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A look at the top pitching performances since the last Cardinals no-hitter

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While no-hitters have increased across baseball, they have been absent from St. Louis since 2001, but this has not stopped the Cardinals from supplying some dominant pitching performances.

Jeff Curry-USA TODAY Sports

On September 3, 2001, rookie St. Louis Cardinals hurler Bud Smith tossed a no-hitter against the San Diego Padres. As far as no-hitters go, it wasn't a "great" one: Smith walked four batters, threw a borderline reckless 134 pitches, and was easily less effective than Jose Jimenez, also a rookie at the time, was in his no-hitter thrown in a pitcher's duel against Randy Johnson and the Arizona Diamondbacks in 1999.

That the Cardinals, in just over two years, accumulated two no-hitters from rookie pitchers, and not even particularly hyped rookie pitchers at that, was an embarrassment of riches. But in the last fourteen-plus seasons, the Cardinals have regressed to the no-hitter mean.

To be clear, the lack of no-hitters since 2001 is about as minor as a grievance can get. In these last fourteen seasons, the Cardinals have had a losing record once, and have missed the playoffs just four times. If fans do exist who would trade sustained team greatness for one night (or day) of pitching excellence (though in some cases, such as that of Edwin Jackson, the term "excellence" is being used very loosely), I do not know any of them.

But given how good the Cardinals have been this century, it is still remarkable that there have been, in the MLB regular season and postseason, 44 no-hitters since Bud Smith threw the most recent one for the team. Twenty of baseball's thirty franchises have tossed at least one. Fourteen of the thirty, nearly half, have thrown two or more.

Seven pitchers have, since Bud Smith, thrown multiple complete game no-hitters (Mark Buehrle, Justin Verlander, Roy Halladay, Homer Bailey, Tim Lincecum, Max Scherzer, Jake Arrieta), and two more have thrown one alone and participated in an additional combined no-no (Kevin Millwood and Cole Hamels). One-third of perfect games in the modern era have happened since the Bud Smith no-hitter. It all became so common. Just not in St. Louis.

Which is not to say that the Cardinals have not had some outstanding starts. By Game Score, a semi-arbitrary but overall intuitive and mostly eye-test passing metric designed by Bill James to rate a pitcher's performance, five Cardinals starts since Bud Smith have equaled his Game Score of 90, and eight more have eclipsed it. One of those starts happened this season.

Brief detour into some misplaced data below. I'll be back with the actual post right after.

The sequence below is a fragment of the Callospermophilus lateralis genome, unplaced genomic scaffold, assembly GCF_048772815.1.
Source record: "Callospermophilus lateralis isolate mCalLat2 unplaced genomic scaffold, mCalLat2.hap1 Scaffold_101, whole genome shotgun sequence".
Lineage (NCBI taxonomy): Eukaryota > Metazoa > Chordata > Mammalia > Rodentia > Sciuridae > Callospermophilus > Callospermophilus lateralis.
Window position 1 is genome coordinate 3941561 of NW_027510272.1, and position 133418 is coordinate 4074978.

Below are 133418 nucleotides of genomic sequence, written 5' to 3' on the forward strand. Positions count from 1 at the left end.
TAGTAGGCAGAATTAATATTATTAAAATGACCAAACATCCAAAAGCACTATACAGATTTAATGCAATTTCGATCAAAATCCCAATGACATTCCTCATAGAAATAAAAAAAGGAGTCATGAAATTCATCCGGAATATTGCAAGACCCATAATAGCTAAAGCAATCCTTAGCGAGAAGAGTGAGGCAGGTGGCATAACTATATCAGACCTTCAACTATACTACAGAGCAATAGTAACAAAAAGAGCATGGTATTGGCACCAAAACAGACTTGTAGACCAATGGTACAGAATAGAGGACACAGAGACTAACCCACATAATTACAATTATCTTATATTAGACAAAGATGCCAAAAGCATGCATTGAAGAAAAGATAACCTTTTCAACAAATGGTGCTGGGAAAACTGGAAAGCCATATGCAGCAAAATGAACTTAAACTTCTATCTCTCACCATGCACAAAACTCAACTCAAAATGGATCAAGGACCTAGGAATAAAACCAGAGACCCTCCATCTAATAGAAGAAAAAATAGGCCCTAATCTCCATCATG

IP H R BB K Pitches Game Score
Shelby Miller (May 10, 2013) 9 1 0 0 13 113 98
Jaime Garcia (April 14, 2016) 9 1 0 1 13 104 97
Adam Wainwright (May 20, 2014) 9 1 0 0 9 115 94
Chris Carpenter (June 14, 2005) 9 1 0 1 10 95 94
Matt Morris (September 3, 2004) 9 2 0 0 11 111 94
Chris Carpenter (September 28, 2011) 9 2 0 1 11 106 93
Chris Carpenter (September 7, 2009) 9 1 0 2 10 99 93
Adam Wainwright (April 13, 2013) 9 4 0 0 12 115 91

Additionally, Shelby Miller had a perfect game embedded within his magnificent start on May 10, 2013. After allowing a leadoff single to Rockies right fielder Eric Young, he retired the next 27 batters. If nothing else, Miller proves that a Cardinal can pitch a no-hitter. It just started a batter too late.

Miller's utter dominance gave him a Game Score which would put him in the upper one-fourth of no-hitters. The only five no-hitters since 2001 with Game Scores higher than Miller's 98 belonged to pitchers who were truly excellent at the time and who did not allow a walk during the game: Max Scherzer, Clayton Kershaw, Matt Cain, Randy Johnson, and Felix Hernandez.

But to get a real grasp of how many good, if not no-hit, pitching performances the Cardinals have had, let's compare them not to the greatest no-hitters of the era, but to the least-great one: the one Francisco Liriano pitched for the Minnesota Twins on May 3, 2011. In nine innings, Liriano walked six batters and struck out two. His fielding-independent ERA for the night, 4.66, suggests that he was outright mediocre, though Game Score gives him a bit more credit, and his Game Score of 83 is perfectly fine.

And even with a metric focused primarily on raw results rather than future predictiveness of what will happen, the Cardinals have had 44 starts since 2002 with a score of 83 or higher. Here is how many Cardinals pitchers have had.

Pitcher Times with Game Score over 83
Chris Carpenter 10
Adam Wainwright 9
Matt Morris 5
Jaime Garcia 4
Lance Lynn 3
Shelby Miller 3
Joel Pineiro 2
Kyle Lohse 2
Braden Looper 1
Chuck Finley 1
Jason Marquis 1
Mark Mulder 1
Michael Wacha 1
Woody Williams 1

Braden Looper! The two months of Chuck Finley the Cardinals acquired for minor leaguer/eventual viable MLB outfielder/80 grade baseball name Coco Crisp! Both of these pitchers had their moments with the Cardinals, sure, but neither is exactly considered on the inside track to the Cardinals Hall of Fame, even if my semi-apocalyptic prophecy for it comes to fruition.

And the essence of the no-hitter is that while there is certainly some correlation between overall pitching acumen and no-hitters, it is far from absolute. Roger Clemens never threw one. Nor did Lefty Grove, Steve Carlton, Greg Maddux, Tom Glavine, or John Smoltz. It's a fun bit of trivia, but the Cardinals have survived just fine without them over the last fourteen-plus seasons.

But if they want to go ahead and throw one tonight, that would be fun.